Wanted: more Indian students in UK
Martin Davidson, chief executive, British Council, who was in the city recently, admits that the number of Indian students enrolling in universities in the UK is declining. He talks about the measures taken by the UK to change that perception, among other things.education Updated: Dec 19, 2013 15:56 IST
Martin Davidson, chief executive, British Council, who was in the city recently, admits that the number of Indian students enrolling in universities in the UK is declining. He talks about the measures taken by the UK to change that perception, among other things.
What has been the role of the British Council in strengthening academic ties between India and Britain?
Education has been our primary focus in India, really. We started the India-UK Education Initiative about six years ago to facilitate research collaborations, student exchanges and scholarships. The UK Research Council has an office in Delhi and around 400 schools in Britain have links with schools in India. We have seen that India has a huge ambition and potential to grow in the higher education space, so we have been focussing a lot on leadership, policy exchanges, research and so on.
There is a level of uncertainty among Indian students studying in universities in the UK, particularly with the proposal of the visa bond earlier this year (which was subsequently revoked), and the post-study employment policy. How are these issues being addressed?
I agree. We have seen a decline in the number of Indian students in the UK over the last few years, and the general sense is that Indian students do not feel welcome in the UK. But we want to change that perception. Our prime minister, David Cameron, has already revoked the visa bond and in his recent visit to India, announced that Indian students are welcome to study and work for as long as they want. Yes, it is a worrying trend. There is a dip at the moment but we are sure things will improve. We have rolled out a few scholarships for Indian students - last year, we announced our Diamond Jubilee scholarships for Indian students – and we plan to introduce other such schemes to encourage Indian students to study in our universities.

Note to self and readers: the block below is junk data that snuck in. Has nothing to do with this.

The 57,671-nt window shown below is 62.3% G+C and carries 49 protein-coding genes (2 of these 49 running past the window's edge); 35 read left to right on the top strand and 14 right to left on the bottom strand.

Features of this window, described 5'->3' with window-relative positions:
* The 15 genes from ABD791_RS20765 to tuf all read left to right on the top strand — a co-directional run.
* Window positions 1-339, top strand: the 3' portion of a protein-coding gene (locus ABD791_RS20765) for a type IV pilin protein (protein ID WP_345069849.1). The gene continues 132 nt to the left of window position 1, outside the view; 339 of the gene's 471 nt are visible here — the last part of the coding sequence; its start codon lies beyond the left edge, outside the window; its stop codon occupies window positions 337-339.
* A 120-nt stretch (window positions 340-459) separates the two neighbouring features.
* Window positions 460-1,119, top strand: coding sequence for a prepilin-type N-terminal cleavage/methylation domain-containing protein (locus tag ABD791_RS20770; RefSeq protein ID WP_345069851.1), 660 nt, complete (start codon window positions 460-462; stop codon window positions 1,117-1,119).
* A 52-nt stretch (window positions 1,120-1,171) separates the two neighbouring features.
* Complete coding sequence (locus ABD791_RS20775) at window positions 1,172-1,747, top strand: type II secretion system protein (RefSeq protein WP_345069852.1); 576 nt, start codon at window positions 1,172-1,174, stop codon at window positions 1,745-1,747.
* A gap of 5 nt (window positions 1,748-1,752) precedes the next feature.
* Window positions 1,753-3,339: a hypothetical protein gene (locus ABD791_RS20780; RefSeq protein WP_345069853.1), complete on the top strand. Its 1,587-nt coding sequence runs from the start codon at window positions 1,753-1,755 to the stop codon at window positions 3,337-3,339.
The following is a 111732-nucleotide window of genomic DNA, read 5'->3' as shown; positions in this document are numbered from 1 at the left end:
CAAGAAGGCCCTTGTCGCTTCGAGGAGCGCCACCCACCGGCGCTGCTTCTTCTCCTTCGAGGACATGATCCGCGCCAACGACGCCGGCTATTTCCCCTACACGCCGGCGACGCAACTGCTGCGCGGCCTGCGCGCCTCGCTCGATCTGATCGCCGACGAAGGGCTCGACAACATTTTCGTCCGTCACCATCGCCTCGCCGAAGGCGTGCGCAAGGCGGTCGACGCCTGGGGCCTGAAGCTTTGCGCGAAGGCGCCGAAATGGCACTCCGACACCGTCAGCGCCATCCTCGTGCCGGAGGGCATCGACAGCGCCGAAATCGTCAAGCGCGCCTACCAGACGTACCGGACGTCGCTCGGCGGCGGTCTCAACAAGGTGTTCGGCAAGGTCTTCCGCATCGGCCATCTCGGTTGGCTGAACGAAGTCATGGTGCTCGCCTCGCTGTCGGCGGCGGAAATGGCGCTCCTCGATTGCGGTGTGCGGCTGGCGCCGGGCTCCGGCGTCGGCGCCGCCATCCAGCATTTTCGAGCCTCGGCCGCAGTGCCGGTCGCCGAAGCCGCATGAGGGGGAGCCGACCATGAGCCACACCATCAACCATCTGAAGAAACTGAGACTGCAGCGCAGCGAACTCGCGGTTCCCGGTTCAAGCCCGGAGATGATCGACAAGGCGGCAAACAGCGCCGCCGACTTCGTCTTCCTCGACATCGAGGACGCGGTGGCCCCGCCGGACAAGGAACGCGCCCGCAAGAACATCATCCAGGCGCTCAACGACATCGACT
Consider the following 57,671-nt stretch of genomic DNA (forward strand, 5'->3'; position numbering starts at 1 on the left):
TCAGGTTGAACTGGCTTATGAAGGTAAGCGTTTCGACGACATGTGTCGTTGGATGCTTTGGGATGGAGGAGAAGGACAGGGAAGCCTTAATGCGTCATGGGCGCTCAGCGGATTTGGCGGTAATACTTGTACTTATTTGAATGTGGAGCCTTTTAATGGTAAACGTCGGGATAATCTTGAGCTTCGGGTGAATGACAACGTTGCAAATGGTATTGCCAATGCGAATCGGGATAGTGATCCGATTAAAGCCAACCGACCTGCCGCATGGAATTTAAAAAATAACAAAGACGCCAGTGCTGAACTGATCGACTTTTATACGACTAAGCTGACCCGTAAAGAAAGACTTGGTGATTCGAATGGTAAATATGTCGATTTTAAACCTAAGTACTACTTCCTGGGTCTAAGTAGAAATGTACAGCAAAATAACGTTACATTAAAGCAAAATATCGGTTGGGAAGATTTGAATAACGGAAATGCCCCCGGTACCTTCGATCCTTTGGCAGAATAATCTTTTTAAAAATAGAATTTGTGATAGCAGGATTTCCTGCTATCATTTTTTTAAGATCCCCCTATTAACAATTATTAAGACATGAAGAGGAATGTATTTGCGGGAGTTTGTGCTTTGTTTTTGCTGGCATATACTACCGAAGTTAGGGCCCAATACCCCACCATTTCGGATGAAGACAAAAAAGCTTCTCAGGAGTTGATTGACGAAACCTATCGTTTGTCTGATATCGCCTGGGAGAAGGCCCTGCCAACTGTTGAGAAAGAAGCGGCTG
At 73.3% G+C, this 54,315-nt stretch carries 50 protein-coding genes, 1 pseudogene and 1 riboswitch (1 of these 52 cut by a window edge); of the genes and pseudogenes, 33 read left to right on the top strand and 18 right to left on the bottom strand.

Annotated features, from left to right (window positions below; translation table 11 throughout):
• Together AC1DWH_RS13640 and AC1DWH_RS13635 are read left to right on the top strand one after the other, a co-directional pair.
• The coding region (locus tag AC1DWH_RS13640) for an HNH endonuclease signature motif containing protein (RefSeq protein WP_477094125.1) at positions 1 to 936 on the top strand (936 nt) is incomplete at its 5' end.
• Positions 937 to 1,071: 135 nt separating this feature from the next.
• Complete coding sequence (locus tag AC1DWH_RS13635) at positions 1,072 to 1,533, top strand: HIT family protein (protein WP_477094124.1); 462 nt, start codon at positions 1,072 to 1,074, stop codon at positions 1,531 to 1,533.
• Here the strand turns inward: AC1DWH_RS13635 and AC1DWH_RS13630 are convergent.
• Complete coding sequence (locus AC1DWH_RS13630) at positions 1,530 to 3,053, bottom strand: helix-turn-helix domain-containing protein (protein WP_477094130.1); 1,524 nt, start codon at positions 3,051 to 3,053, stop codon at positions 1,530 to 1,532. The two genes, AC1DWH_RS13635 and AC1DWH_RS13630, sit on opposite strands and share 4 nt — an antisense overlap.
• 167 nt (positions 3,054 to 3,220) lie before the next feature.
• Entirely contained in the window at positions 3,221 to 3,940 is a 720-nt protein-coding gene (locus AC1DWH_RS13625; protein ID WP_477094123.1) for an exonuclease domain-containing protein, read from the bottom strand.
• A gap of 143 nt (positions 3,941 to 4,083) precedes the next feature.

Do you think the economic slowdown and the fall of the Indian rupee also contributed to the decline in the number of Indian students in the UK?
Yes, to some extent. Indian students make logical decisions based on cost, the university, culture and so on. The economic situation led to uncertainty and further influenced some students to re-consider their decision to study in the UK or anywhere else. We do continue to see Indian students joining our universities and staying back to work. We are, however, concerned about the slipping numbers and we hope to see more Indian students in the UK soon.
How important is it to culturally engage with India, and how has it brought the two countries closer?
We, at the British Council, believe that cultural exchange between India and the UK is crucial. Our association with India is 64 years old and with nine centres in the country, this is our largest operation anywhere in the world. A lot of it has also been because of a deep ­cultural interest from both sides – in the field of arts, music, theatre, to name a few. Based on research, we have found that cultural understanding has improved mutual trust between people of both countries. This has, in turn, fostered stronger business relationships. We are now encouraging British students to visit India, and we want them to be culturally fluent in the country. We are stressing on the need for British students to be multilingual and more understanding of different cultures. This will hold the key to building long-term relationships between the two countries.
Could you tell us more about British Council’s school focus and the work you have done in collaboration with Pratham Foundation in India?
There is a huge demand for good English teachers at the school level, given the rise in the number of local English medium schools in the country. We are working with trainers and state governments to upgrade the skills of English teachers. We have been working with Pratham Foundation (one of the largest primary education NGOs in India) in this context. We recently revealed the ­findings of a report based on a study on the impact of the English language (in collaboration with Pratham). From the report, we understand that multilingualism has long-term cognitive benefits for children, and although English is a key language, one must not overlook the significance of other ­languages. The study has helped us think of innovative strategies to tweak the pedagogy of English teaching in schools in India.